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Oom Razoom or Go I Know Not Where, Bring Back I Know Not What

Oom Razoom or Go I Know Not Where, Bring Back I Know Not What

by Diane Wolkstein, Dennis McDermott (Illustrator)

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Editorial Reviews

Publishers Weekly - Publisher's Weekly
Folklorist and master storyteller Wolkstein ( The Banza ; The Magic Wings ) reaches into her bag of goodies and pulls out this plum of a Russian tale about a good-hearted archer sent on an impossible journey by an evil king who covets his wife. Alexis's mission takes him to a faraway place of enchantment, where he finds Oom Razoom, a genie who helps him outwit the treacherous monarch. Liberally dosed with magic, this full-blooded, swashbuckling adventure features a cast of exotic characters and, as is to be expected from a storyteller of Wolkstein's stature, the story unfolds seamlessly in a cadence perfectly geared for reading aloud. Her mellifluous dialogue is at once naturalistic and rich in captivating language. This thrilling tale provides a smashing debut for McDermott--opening the book is like opening a treasure chest. His splashy, brilliantly colored pictures, many of them presented in triptych- or icon-like form, have an old-fashioned air that harks back to the golden age of storybooks, when illustrations were lavish, beckoning readers to curl up and be transported to unexplored realms. Set by its gifted creators in an enchanted world all its own, this is a worthy addition to the canon of cherished fables--a book that could easily become a classic. Ages 5-up. (Aug.)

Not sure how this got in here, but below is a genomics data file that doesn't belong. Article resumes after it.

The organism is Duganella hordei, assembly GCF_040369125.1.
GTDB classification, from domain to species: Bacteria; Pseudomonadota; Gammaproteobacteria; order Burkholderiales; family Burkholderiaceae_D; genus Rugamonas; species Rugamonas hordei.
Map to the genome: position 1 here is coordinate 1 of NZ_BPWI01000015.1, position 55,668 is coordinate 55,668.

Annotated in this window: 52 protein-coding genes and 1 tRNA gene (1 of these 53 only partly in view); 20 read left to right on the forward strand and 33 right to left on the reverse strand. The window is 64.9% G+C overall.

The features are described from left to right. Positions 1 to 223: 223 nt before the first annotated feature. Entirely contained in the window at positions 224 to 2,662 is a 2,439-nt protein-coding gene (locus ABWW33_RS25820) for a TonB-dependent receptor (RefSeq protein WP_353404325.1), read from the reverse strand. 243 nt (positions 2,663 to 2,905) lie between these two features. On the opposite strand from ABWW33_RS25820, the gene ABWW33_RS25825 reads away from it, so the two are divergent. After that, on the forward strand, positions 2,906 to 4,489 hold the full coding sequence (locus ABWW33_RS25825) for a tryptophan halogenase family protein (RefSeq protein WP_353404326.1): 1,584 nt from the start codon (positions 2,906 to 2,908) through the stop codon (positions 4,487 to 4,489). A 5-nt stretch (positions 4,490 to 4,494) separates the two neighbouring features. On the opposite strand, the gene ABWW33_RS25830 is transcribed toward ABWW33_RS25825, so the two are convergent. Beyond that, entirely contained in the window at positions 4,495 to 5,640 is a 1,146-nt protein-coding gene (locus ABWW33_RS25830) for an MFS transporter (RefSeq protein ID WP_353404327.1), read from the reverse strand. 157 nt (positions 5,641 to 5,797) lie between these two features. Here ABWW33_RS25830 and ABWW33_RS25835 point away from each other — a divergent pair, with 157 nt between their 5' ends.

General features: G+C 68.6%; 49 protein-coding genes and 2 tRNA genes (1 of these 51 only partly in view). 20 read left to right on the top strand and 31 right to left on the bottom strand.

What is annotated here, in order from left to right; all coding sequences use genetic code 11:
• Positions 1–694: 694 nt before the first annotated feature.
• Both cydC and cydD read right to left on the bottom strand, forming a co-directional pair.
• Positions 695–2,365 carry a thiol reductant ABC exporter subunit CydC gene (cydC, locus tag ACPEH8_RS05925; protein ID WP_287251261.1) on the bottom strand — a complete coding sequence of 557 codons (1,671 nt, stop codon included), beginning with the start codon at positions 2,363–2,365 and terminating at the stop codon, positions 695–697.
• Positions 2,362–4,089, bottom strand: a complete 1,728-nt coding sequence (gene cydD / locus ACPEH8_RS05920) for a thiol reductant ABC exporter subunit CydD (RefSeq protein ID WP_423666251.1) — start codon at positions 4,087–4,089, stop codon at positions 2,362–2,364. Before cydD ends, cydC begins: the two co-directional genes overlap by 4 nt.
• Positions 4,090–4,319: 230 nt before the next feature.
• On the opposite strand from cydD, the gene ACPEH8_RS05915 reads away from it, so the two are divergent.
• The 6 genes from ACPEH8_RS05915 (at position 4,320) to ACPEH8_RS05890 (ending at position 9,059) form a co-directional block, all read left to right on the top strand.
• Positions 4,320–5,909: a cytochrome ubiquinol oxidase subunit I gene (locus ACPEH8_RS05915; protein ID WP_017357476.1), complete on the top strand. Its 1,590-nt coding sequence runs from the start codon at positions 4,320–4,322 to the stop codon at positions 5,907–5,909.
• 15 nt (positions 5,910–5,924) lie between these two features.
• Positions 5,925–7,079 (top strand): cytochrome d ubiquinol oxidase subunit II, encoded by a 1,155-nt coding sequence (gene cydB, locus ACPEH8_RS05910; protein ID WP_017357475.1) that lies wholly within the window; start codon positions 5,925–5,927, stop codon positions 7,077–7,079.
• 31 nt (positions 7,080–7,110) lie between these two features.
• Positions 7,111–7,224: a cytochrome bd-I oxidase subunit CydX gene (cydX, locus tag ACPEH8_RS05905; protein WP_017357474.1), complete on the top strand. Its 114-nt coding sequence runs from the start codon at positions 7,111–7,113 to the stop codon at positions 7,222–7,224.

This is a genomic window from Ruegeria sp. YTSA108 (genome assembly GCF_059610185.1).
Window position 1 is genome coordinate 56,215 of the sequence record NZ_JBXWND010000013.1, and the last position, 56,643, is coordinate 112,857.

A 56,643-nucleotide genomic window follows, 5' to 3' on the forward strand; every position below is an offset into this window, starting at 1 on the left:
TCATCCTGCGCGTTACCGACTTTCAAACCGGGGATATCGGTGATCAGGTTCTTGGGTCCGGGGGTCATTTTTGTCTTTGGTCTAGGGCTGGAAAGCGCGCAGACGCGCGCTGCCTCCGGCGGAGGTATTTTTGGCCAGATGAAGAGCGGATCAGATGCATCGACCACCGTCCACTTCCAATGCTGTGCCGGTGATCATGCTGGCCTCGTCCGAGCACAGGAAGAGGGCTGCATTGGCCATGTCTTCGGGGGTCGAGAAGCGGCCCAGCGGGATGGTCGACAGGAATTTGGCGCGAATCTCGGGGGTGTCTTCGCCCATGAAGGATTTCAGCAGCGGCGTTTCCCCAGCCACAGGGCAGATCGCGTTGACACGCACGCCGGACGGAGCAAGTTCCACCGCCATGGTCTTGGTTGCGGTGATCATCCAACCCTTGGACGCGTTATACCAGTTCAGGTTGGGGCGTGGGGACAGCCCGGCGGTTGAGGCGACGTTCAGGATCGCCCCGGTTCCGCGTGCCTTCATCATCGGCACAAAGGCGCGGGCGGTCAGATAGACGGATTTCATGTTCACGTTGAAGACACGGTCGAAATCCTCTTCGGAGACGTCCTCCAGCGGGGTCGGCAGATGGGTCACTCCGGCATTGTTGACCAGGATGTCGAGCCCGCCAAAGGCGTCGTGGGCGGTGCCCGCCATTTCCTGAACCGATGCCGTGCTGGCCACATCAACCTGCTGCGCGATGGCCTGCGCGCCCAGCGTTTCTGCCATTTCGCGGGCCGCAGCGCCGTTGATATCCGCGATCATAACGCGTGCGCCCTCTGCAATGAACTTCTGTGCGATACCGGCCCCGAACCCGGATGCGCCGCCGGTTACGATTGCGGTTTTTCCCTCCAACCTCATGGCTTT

School Library Journal
Gr 1 Up-- Folklorist Wolkstein brings her considerable talents to this Russian tale, but the final result is mixed. Alexis, the king's archer, is married to Olga, a woman possessing magical powers. Awed by her beauty, the king vows to have her for himself. He sends Alexis on a mission to go I Know Not Where and bring back I Know Not What. With the archer gone, the king goes to claim Olga but she changes herself into a blue pigeon and escapes. Along his way, Alexis encounters an invisible genie, Oom Razoom, who grants his every wish. Returning to his native land, Alexis magically defeats the king, inherits his kingdom, and lives happily ever after with Olga. This is classified as a folktale; however, no sources are given. While Wolkstein's writing is smooth and accomplished, the story is overly involved and contains too many disparate elements to be truly cohesive. Even attentive readers may have trouble following the plot. McDermott's large, full-color paintings seem to strive for the lush romanticism of 19th-century Russian illustration popularized by Ivan Bilibin and Boris Zvorykin, but they remain distinctly Western in their view and execution. The colors lack harmony; although they are bright to the point of being garish, they are flat and chalky. The composition of many paintings seems to be based upon a pseudo-classicism while the execution remains distinctly cartoonlike. All the characters have similar bulbous noses, and their eyes can only be claimed by Disney. All in all, a well-told tale saddled with a mishmash of illustrations. --Denise Anton Wright, Library Book Selection Service, Inc., Bloomington, IL

Product Details

HarperCollins Publishers
Publication date:
Product dimensions:
9.58(w) x 11.34(h) x 0.38(d)
Age Range:
7 - 9 Years

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